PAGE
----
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If a breast lump is found, it usually warrants further investigation to determine the nature of the lump. Breast lumps may be due to a benign condition e.g. simple cyst or fibroadenoma, but adequate triple assessment (described elsewhere) needed to be performed to rule out any sinister pathology. Other breast symptoms that will require assessment or treatment include Nipple discharge (especially if blood stained), nipple inversion, skin retraction and breast asymmetry.

Breast cancer can often be asymptomatic and can be detected early with screening mammography. It can present as a non-tender firm breast lump and sometimes is associated with skin retraction and nipple inversion. Mammography may also detect microcalcification (calcium) in the breast tissue which is not palpable. Often these are benign (dystrophic calcification) and does not require further investigation. Occasionally, certain types of microcalcification may signify an underlying pathology and will require further investigation.


Women can develop breast symptoms as a result of changes in the breast fibroglandular tissue. These symptoms may be related to the menstrual cycle and include breast pain, tenderness and nodularity. It is not uncommon to find general lumpiness in the breasts which are symmetrical on both sides. General lumpiness is a normal part of breast change which is often related to the menstrual cycle. However, the development of a new area of persistent lumpiness should be assessed to determine the underlying cause.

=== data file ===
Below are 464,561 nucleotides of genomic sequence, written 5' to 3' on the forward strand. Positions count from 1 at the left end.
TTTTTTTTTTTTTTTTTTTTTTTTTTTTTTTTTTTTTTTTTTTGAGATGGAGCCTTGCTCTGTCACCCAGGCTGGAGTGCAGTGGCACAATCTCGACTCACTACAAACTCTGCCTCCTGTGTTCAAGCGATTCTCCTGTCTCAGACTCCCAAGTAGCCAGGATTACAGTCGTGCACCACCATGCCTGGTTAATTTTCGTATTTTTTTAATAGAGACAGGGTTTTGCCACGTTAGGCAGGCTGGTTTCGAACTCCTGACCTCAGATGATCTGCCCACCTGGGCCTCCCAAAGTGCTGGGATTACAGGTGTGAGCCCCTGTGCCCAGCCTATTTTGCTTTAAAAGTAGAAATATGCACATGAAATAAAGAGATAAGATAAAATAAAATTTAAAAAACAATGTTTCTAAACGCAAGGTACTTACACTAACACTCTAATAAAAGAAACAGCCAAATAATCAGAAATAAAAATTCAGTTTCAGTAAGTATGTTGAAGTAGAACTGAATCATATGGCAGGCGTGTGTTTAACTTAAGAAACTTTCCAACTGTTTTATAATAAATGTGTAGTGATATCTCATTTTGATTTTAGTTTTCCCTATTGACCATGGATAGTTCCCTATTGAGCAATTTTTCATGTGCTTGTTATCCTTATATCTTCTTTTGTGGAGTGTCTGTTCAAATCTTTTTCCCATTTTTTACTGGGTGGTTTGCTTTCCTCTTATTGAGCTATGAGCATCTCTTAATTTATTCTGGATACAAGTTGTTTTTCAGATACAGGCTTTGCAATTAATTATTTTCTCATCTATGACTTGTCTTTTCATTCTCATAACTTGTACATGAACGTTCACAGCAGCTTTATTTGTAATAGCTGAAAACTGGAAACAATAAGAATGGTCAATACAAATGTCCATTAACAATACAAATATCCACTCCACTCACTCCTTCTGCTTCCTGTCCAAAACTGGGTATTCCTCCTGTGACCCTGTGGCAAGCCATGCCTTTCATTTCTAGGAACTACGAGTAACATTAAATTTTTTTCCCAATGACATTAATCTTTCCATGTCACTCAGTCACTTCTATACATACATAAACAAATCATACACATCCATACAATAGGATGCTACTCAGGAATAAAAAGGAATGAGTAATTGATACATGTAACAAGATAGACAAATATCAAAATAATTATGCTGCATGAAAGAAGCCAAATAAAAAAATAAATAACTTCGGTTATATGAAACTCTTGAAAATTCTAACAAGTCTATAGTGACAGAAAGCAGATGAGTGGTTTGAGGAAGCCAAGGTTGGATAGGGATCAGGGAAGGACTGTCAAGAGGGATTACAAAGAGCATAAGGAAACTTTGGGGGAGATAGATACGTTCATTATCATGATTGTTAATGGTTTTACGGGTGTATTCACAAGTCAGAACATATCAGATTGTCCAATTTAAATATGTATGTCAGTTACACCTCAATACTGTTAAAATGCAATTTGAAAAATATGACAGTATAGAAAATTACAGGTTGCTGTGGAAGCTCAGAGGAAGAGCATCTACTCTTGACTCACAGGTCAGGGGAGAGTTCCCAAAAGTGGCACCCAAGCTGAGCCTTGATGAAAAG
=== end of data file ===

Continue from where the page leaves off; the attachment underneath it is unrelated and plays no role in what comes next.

Breast pain is another symptom that commonly occurs in women and is often related to the menstrual cycle. This is due to changes in the breast glandular tissue at different periods of the cycle. There are other causes of breast pain which include lateral chest wall pain or pain arising from the cartilage joints of the rib. Although many women with breast pain understandably fear breast cancer, it is not a common symptom of cancer.

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